Like other parts of the human body, the Eyes need to be kept clean and hygienic to prevent various types of eye infections from poor eye care. Maintaining deep eye hygiene regularly is essential to prevent diseases such as styes. This includes regularly cleaning the eyelids with a mild cleanser, avoiding touching or rubbing the eyes, and if you are using Contact lenses, ensuring they are properly stored and cleaned at the time of usage. Additionally, one has to avoid sharing personal eye care items, such as towels or makeup, to reduce the risk of spreading infections. If the eye infections persist beyond a few days, then it is advisable to consult an eye specialist. Proper examination & check-ups can help identify and treat potential issues early on.
A stye, also called a hordeolum, is an eyelid infection. It is caused by the bacteria Staphylococcus aureus, which can infect the eyelid’s hair follicles or oil glands. The disease causes a red, painful lump on the eyelid, which can resemble a pimple.
Common causes of styes include:
- Not properly & regularly cleaning eyelid areas
- Applying contaminated, low grade or expired makeup cosmetics
- using contact lenses with contaminated hands
- having a skin disease such as acne or rosacea
Treatment for a stye typically includes:
- Applying sterilized warm compressors like medical wipes or cotton pads to the affected area around your eyelids for 10-15 minutes several times a day.
- Maintain eye hygiene consistently.
- Avoiding the use of makeup and contact lenses until the stye has resolved.
- Using over-the-counter pain relievers to reduce pain and inflammation.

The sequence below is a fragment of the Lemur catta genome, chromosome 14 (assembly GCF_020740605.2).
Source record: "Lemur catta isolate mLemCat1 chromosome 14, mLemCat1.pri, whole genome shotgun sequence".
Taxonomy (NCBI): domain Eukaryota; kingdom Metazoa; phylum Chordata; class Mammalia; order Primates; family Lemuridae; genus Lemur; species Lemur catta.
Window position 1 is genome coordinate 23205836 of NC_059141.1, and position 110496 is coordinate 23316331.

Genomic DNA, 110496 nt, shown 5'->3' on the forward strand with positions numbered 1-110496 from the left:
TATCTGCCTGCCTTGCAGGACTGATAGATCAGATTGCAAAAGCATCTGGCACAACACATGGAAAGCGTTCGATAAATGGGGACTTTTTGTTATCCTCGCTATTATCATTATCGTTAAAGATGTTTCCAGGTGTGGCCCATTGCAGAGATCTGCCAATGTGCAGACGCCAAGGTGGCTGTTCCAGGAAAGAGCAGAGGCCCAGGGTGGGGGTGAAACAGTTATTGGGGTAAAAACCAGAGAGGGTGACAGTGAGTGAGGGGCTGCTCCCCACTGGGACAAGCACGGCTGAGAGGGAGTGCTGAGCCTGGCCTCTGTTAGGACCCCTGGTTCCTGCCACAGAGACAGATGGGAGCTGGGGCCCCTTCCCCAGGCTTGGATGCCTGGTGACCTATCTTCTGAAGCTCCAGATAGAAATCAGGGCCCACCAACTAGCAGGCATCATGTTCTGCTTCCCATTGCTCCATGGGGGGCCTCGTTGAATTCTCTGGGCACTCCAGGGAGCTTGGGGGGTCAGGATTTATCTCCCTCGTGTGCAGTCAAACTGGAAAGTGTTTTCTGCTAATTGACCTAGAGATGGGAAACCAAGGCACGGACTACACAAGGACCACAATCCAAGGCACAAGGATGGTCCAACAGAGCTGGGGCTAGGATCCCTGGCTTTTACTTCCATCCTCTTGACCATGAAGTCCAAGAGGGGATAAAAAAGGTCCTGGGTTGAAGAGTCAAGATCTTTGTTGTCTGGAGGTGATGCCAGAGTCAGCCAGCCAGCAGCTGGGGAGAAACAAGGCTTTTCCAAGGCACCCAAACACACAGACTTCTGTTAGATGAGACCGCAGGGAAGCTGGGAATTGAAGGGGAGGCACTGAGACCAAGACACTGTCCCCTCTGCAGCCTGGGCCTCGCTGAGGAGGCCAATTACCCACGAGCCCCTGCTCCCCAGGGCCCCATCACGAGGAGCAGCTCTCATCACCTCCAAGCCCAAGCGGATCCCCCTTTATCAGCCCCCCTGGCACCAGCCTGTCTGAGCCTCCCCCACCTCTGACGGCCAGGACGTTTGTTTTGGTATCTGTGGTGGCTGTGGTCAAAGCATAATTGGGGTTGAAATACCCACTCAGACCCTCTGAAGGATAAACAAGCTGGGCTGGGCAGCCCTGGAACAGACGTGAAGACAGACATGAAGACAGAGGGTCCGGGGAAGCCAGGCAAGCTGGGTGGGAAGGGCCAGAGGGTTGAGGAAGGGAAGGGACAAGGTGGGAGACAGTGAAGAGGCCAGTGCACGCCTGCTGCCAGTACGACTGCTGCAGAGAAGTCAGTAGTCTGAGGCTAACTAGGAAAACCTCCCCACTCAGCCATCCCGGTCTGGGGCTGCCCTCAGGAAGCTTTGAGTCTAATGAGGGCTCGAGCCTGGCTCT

If the stye does not improve within a few days or becomes more painful, it is essential to see an eye doctor. Based on your infection severity, your eye doctor may drain the stye infection or prescribe an antibiotic to help clear the infection.
In addition to the treatment options mentioned above, here are some easy, homely tips to help prevent styes from forming or recurring. These include:
Keeping your hands clean: Avoid touching or rubbing your eyes, as this can transfer bacteria to the eyelid area.
Using a clean washcloth or cotton pad: When applying warm compresses, use a clean washcloth or cotton pad each time to avoid re-introducing bacteria to the affected area.
Wearing clean contact lenses: Make sure to properly clean and disinfect your contact lenses, and avoid wearing them while you have a stye.
Washing your face with mild medical-grade soaps: If you have a skin condition like acne or rosacea, keep your face clean and avoid using harsh or drying products.
IMPORTANT: Bear in mind that stye formation is a common and minor eye condition, but if it’s not treated correctly, it can lead to more severe problems. One of them is cellulitis – a bacterial infection that spreads to the deeper layers of the skin in the eyelid area. If the stye becomes very swollen and painful, if vision is affected, or if fever develops, it’s imperative to see a doctor as soon as possible.
Home remedial tips for a stye eye infection:
Use a warm compress: Place a warm, damp cloth over the affected eye for 10-15 minutes, several times a day. This can help to reduce pain and inflammation.
Keep the infected area clean: Gently wash the affected eye with sterilized water and mild soap. This can help to prevent further infection.
Avoid touching the stye with your hands. Likewise, avoid brushing or scratching the stye, as this can cause it to become more irritated and increase the risk of infection.
Try over-the-counter medications: Over-the-counter pain relievers, line Tab ibuprofen, would help relieve pain and associated inflammation & tenderness with a stye.
Avoid wearing contact lenses: If you wear contact lenses, avoid wearing them until the stye has completely healed.
Consult with a doctor if it persists: If your stye infection doesn’t improve after a couple of days of home treatment or if it becomes more painful, consult with a doctor.
Expert Inputs from
Dr Manpreet Singh – Chief Eye Surgeon – Global Eye Hospital Patiala, Punjab.